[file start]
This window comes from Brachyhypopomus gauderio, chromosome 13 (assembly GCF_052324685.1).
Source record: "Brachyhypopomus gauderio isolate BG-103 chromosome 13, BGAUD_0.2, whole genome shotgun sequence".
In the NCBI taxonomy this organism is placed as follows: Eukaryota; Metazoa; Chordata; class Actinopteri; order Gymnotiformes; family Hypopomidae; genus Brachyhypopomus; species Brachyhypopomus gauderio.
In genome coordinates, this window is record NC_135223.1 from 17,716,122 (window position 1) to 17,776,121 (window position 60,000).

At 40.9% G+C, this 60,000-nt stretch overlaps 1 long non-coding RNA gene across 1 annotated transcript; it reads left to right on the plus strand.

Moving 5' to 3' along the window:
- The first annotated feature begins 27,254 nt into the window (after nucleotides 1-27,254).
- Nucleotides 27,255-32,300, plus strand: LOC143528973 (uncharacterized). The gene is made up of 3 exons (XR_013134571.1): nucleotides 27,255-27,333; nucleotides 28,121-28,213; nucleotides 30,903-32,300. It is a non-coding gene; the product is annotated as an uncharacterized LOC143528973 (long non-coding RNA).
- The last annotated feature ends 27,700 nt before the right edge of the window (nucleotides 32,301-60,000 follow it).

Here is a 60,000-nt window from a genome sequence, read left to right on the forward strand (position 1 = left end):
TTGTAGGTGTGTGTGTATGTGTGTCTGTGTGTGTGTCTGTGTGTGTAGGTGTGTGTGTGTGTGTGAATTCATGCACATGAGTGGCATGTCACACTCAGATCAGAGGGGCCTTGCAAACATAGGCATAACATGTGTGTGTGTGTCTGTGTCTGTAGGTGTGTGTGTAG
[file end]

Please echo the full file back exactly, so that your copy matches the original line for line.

This window comes from Brachyhypopomus gauderio, chromosome 13 (assembly GCF_052324685.1).
Source record: "Brachyhypopomus gauderio isolate BG-103 chromosome 13, BGAUD_0.2, whole genome shotgun sequence".
In the NCBI taxonomy this organism is placed as follows: Eukaryota; Metazoa; Chordata; class Actinopteri; order Gymnotiformes; family Hypopomidae; genus Brachyhypopomus; species Brachyhypopomus gauderio.
In genome coordinates, this window is record NC_135223.1 from 17,716,122 (window position 1) to 17,776,121 (window position 60,000).

At 40.9% G+C, this 60,000-nt stretch overlaps 1 long non-coding RNA gene across 1 annotated transcript; it reads left to right on the plus strand.

Moving 5' to 3' along the window:
- The first annotated feature begins 27,254 nt into the window (after nucleotides 1-27,254).
- Nucleotides 27,255-32,300, plus strand: LOC143528973 (uncharacterized). The gene is made up of 3 exons (XR_013134571.1): nucleotides 27,255-27,333; nucleotides 28,121-28,213; nucleotides 30,903-32,300. It is a non-coding gene; the product is annotated as an uncharacterized LOC143528973 (long non-coding RNA).
- The last annotated feature ends 27,700 nt before the right edge of the window (nucleotides 32,301-60,000 follow it).

Here is a 60,000-nt window from a genome sequence, read left to right on the forward strand (position 1 = left end):
TTGTAGGTGTGTGTGTATGTGTGTCTGTGTGTGTGTCTGTGTGTGTAGGTGTGTGTGTGTGTGTGAATTCATGCACATGAGTGGCATGTCACACTCAGATCAGAGGGGCCTTGCAAACATAGGCATAACATGTGTGTGTGTGTCTGTGTCTGTAGGTGTGTGTGTAG